Cobb commissioners endorse proposed election map in party-line vote

In this file photo, voters wear masks and cast their ballots at least six feet apart the first day of early voting at the Cobb County Board of Elections' Registration on Monday afternoon, May 18, 2020, in Marietta, Ga. (Curtis Compton/Atlanta Journal-Constitution/TNS)

Credit: TNS

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In this file photo, voters wear masks and cast their ballots at least six feet apart the first day of early voting at the Cobb County Board of Elections' Registration on Monday afternoon, May 18, 2020, in Marietta, Ga. (Curtis Compton/Atlanta Journal-Constitution/TNS)

Credit: TNS

A divided Cobb Board of Commissioners on Tuesday night endorsed an election map that looks a lot like the one that’s already in place.

But the 3-2 vote — along party lines — may foreshadow a more consequential political fight to come.

The Republican-controlled General Assembly has final say over local election maps, a process known as redistricting, and Cobb County Democrats are bracing for a counter-proposal to emerge at the statehouse that could threaten their recent political gains.

The map, proposed by state Rep. Erick Allen, a Democrat from Vinings, will be considered Wednesday by the full Cobb legislative delegation, setting the stage for a bill to be introduced to the legislature.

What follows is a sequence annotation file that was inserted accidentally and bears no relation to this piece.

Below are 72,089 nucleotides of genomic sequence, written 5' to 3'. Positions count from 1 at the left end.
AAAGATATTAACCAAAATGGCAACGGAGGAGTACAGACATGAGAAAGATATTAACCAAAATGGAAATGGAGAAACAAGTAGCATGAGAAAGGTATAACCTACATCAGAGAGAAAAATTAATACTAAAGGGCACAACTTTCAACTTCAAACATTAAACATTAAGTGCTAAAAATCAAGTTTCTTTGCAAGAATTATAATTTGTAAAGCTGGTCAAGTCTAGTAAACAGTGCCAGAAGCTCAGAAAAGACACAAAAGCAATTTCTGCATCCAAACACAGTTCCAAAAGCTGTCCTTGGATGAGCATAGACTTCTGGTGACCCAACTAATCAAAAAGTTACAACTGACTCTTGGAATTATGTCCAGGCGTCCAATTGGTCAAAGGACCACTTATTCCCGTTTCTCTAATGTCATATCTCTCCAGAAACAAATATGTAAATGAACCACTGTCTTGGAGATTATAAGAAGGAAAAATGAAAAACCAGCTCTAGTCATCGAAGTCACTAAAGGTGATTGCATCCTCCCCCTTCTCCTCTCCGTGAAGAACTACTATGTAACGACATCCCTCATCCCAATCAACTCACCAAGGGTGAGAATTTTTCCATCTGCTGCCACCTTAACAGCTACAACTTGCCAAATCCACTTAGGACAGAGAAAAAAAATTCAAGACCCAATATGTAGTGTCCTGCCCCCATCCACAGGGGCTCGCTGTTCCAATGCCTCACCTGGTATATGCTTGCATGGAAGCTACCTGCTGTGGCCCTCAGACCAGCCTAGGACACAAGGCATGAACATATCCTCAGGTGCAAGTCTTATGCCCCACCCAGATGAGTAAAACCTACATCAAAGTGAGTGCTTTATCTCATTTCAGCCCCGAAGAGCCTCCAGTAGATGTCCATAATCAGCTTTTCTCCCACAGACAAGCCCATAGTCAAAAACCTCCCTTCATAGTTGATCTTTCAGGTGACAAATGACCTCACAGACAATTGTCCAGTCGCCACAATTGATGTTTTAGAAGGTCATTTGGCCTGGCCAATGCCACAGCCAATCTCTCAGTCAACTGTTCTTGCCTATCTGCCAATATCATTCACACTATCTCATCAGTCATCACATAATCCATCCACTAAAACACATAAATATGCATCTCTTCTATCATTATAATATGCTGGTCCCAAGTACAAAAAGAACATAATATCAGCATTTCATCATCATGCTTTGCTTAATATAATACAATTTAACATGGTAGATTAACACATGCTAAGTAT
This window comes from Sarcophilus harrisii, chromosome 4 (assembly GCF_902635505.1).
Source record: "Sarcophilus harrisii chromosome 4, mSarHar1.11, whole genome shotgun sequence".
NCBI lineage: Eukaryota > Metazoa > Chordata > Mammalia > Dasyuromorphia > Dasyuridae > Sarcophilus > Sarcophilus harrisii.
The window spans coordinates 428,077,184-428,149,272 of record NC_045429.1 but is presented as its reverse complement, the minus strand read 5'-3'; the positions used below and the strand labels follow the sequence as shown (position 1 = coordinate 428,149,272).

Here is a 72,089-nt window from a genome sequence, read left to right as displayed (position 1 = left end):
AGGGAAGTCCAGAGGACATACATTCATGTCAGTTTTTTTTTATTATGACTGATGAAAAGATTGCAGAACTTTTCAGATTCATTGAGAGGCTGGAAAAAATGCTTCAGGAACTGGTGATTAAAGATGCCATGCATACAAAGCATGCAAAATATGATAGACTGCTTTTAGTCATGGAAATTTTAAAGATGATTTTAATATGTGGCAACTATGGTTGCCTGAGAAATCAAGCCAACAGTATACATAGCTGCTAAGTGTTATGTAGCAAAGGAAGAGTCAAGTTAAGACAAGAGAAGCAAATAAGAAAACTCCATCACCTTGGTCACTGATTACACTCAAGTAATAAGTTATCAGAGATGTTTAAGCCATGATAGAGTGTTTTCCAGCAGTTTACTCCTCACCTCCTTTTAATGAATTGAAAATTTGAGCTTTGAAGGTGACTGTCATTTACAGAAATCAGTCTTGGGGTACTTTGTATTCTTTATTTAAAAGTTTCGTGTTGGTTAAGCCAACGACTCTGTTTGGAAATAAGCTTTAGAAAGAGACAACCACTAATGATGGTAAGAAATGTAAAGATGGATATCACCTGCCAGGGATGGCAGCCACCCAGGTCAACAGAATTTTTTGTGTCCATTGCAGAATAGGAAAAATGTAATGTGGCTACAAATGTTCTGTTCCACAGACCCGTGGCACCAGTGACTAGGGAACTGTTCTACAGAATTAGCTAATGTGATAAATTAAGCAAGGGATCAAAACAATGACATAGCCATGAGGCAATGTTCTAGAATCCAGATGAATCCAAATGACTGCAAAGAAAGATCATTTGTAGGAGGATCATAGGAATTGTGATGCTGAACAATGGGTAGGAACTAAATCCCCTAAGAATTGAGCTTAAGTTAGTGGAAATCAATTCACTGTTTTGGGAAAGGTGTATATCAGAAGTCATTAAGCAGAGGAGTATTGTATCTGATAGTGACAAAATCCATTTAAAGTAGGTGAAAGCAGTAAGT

While the board’s approval wasn’t needed, Chairwoman Lisa Cupid, a Democrat, urged the board to endorse it nonetheless, saying that not doing so risked the legislature putting forward a map that makes wholesale changes to the district lines. The Allen map, by contrast, hews closely to the existing boundaries, with districts in northwest, northeast, southeast and southwest Cobb all converging just south of Marietta, near the geographic center of the county.

“I think it leaves the county extremely vulnerable to not vote for something that represents our interests,” Cupid said.

Republican lawmakers may put forth a counter-proposal, regardless; Jimmy Gisi, the deputy county manager, on Monday told the board he expected a competing map to surface in the coming days.

While Democrats described the changes as minor, Cobb Republicans said it could have a major impact on future elections. Commissioner JoAnn Birrell, an East Cobb Republican, won her 2018 election by just 3% of the overall vote. Birrell told the AJC she objected to her district gaining areas south of Dobbins Air Reserve Base, while losing some of East Cobb, a traditionally conservative area.

The four commission districts have to be redrawn after the U.S. Census every 10 years to ensure roughly equal representation — about 191,000 residents per seat. The chair is elected county-wide, while the four districts today are split evenly between Republican and Democrats.

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